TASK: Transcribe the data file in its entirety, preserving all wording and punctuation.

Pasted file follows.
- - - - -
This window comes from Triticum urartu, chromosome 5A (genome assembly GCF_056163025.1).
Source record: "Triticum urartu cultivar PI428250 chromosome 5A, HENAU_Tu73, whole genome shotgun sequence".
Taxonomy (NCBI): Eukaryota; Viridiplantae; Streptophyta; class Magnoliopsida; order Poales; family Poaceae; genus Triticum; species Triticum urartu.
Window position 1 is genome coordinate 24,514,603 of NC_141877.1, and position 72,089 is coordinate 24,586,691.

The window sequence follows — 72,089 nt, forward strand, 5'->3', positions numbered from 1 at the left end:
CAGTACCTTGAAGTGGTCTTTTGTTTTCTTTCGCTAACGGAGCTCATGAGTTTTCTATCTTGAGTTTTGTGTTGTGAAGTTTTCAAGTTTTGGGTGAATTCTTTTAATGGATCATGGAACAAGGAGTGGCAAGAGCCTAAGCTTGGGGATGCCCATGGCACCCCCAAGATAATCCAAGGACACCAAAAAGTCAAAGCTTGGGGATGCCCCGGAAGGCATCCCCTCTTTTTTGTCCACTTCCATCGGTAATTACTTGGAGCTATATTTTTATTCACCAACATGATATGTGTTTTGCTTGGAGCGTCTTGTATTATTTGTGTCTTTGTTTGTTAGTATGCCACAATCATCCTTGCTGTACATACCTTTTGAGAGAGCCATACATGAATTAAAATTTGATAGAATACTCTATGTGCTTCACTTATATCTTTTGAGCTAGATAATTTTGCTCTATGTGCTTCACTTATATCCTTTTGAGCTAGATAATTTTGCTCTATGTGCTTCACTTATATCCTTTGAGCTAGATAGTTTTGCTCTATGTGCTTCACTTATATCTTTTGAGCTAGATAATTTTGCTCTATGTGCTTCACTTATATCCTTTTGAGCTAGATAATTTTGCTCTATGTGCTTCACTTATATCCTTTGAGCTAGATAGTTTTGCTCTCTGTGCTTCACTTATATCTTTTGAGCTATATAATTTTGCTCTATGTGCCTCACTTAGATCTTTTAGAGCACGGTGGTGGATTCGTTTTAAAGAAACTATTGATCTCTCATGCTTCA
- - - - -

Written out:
This window comes from Triticum urartu, chromosome 5A (genome assembly GCF_056163025.1).
Source record: "Triticum urartu cultivar PI428250 chromosome 5A, HENAU_Tu73, whole genome shotgun sequence".
Taxonomy (NCBI): Eukaryota; Viridiplantae; Streptophyta; class Magnoliopsida; order Poales; family Poaceae; genus Triticum; species Triticum urartu.
Window position 1 is genome coordinate 24,514,603 of NC_141877.1, and position 72,089 is coordinate 24,586,691.

The window sequence follows — 72,089 nt, forward strand, 5'->3', positions numbered from 1 at the left end:
CAGTACCTTGAAGTGGTCTTTTGTTTTCTTTCGCTAACGGAGCTCATGAGTTTTCTATCTTGAGTTTTGTGTTGTGAAGTTTTCAAGTTTTGGGTGAATTCTTTTAATGGATCATGGAACAAGGAGTGGCAAGAGCCTAAGCTTGGGGATGCCCATGGCACCCCCAAGATAATCCAAGGACACCAAAAAGTCAAAGCTTGGGGATGCCCCGGAAGGCATCCCCTCTTTTTTGTCCACTTCCATCGGTAATTACTTGGAGCTATATTTTTATTCACCAACATGATATGTGTTTTGCTTGGAGCGTCTTGTATTATTTGTGTCTTTGTTTGTTAGTATGCCACAATCATCCTTGCTGTACATACCTTTTGAGAGAGCCATACATGAATTAAAATTTGATAGAATACTCTATGTGCTTCACTTATATCTTTTGAGCTAGATAATTTTGCTCTATGTGCTTCACTTATATCCTTTTGAGCTAGATAATTTTGCTCTATGTGCTTCACTTATATCCTTTGAGCTAGATAGTTTTGCTCTATGTGCTTCACTTATATCTTTTGAGCTAGATAATTTTGCTCTATGTGCTTCACTTATATCCTTTTGAGCTAGATAATTTTGCTCTATGTGCTTCACTTATATCCTTTGAGCTAGATAGTTTTGCTCTCTGTGCTTCACTTATATCTTTTGAGCTATATAATTTTGCTCTATGTGCCTCACTTAGATCTTTTAGAGCACGGTGGTGGATTCGTTTTAAAGAAACTATTGATCTCTCATGCTTCA